Siniora calls for release of nuns seized in Syria

admin | 10 December 2013

BEIRUT: Former Prime Minister Fouad Siniora denounced Tuesday the seizing of a group of nuns earlier this month in Syria and called for their immediate release.

File photo of former Prime Minister Fouad Siniora. (The Daily Star/Mohammed Azakir)

File photo of former Prime Minister Fouad Siniora. (The Daily Star/Mohammed Azakir)

Meanwhile, a source from the General Security told The Daily Star that Maj. Gen. Abbas Ibrahim is in contact with Qatari officials as part of efforts to secure the release of the 13 nuns.

“We denounce assaults against religious sites,” Siniora, who headed a delegation of Future Movement MPs, told reporters after meeting with Beirut Greek Orthodox Metropolitan Bishop Elias Aoudeh.

“The attacks were not only limited to religious sites but they also targeted people who exist only to serve humanity such as the kidnapping of the two dear bishops [Paul Yazigi and Yohanna Ibrahim] and the nuns,” he said.

“We hope that anyone able to help will exert efforts to release the nuns and bishops because keeping them in captivity does not serve the Syrian cause and doesn’t help overthrow the oppressing regime in Syria but leads to more violence,” he added.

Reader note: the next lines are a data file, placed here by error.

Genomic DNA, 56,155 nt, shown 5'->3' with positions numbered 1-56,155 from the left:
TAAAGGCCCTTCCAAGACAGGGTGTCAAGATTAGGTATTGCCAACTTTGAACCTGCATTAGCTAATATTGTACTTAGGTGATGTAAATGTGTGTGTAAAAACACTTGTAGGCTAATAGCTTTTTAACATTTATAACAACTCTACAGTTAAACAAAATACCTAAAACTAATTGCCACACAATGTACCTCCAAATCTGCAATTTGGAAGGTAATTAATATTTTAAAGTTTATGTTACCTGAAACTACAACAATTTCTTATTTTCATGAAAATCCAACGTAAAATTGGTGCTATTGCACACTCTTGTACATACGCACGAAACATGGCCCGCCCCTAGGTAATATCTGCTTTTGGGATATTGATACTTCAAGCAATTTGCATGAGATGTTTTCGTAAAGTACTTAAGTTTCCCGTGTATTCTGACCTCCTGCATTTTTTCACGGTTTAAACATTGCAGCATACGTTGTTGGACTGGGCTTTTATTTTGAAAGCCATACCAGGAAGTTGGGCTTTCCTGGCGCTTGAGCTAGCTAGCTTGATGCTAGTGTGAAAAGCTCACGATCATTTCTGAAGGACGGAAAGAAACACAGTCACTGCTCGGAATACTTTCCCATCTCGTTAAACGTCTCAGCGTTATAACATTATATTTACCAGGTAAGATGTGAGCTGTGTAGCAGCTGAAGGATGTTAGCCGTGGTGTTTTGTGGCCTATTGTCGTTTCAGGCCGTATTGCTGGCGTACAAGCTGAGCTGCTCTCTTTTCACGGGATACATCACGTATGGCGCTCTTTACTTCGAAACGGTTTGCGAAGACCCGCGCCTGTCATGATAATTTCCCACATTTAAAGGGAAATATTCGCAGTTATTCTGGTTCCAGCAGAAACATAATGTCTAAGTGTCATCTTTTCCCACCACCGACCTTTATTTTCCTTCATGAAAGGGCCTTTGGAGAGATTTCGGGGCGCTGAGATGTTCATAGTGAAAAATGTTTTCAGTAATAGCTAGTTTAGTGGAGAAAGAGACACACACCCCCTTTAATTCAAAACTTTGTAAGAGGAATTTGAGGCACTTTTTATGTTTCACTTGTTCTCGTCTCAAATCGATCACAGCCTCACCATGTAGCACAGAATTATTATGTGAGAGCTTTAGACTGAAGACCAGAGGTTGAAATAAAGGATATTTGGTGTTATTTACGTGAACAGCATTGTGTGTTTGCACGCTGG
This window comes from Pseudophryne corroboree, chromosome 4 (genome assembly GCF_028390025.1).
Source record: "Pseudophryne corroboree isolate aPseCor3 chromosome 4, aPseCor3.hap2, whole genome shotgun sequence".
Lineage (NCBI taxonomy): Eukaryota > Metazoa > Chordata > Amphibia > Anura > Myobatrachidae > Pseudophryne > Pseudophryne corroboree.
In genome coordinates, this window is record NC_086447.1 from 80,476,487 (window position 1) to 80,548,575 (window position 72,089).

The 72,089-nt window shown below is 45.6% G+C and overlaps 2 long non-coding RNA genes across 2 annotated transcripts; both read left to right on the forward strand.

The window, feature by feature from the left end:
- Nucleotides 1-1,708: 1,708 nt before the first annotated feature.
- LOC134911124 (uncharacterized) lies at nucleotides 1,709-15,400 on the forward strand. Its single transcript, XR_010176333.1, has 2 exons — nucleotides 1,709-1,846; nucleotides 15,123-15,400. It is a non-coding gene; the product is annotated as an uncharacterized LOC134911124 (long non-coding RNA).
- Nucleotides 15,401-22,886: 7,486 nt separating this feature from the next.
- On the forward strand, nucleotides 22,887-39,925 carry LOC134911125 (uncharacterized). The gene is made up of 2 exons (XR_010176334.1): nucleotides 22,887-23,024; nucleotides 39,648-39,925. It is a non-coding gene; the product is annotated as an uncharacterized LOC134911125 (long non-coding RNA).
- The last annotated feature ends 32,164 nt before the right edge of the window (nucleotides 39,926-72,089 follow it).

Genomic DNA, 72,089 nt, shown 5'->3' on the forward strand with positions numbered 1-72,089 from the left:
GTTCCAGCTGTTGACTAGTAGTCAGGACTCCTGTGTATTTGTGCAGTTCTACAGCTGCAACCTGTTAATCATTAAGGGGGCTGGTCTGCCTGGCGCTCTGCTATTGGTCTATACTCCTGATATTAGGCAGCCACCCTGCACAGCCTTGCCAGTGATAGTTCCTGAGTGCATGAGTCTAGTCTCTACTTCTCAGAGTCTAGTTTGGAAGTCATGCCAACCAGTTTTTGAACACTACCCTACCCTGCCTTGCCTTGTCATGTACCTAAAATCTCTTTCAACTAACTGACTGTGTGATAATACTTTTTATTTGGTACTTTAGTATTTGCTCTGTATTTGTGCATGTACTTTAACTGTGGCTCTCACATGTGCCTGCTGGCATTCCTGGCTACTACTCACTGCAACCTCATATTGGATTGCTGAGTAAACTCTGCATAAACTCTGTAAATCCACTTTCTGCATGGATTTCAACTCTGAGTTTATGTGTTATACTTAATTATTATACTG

Ibrahim, who heads Lebanon’s General Security, paid a visit to Qatar over the weekend, seeking the Arab state’s assistance in the case of the nuns seized earlier this month in Syria.

The source, who spoke on condition of anonymity, said that Ibrahim may visit Qatar once again if it was deemed necessary.

Last week, 13 nuns were taken by Syrian rebels from their convent in the historic Syrian town of Maaloula. They appeared in video footage last week and said fierce shelling and bombardment had forced them to depart their convent.

In April, armed men kidnapped Aleppo’s Greek Orthodox Archbishop Paul Yazigi and Syriac Orthodox Archbishop Yohanna Ibrahim while the two were traveling to Aleppo from the Turkish border. Efforts have been ongoing to secure their release.

In October, mediation by Doha helped secure the release of a group of Lebanese pilgrims kidnapped a year earlier in Aleppo, northern Syria.

Siniora, turning to the crisis over forming the next government, reiterated the need for a neutral Cabinet that excludes political groups to help Lebanon confront the challenges facing it.

“Many issues require the presence of an effective government; President Michel Sleiman and Prime Minister-designate Tammam Salam should form a government capable of dealing with the current situation in Lebanon,” Siniora, who heads the Future parliamentary bloc, said.

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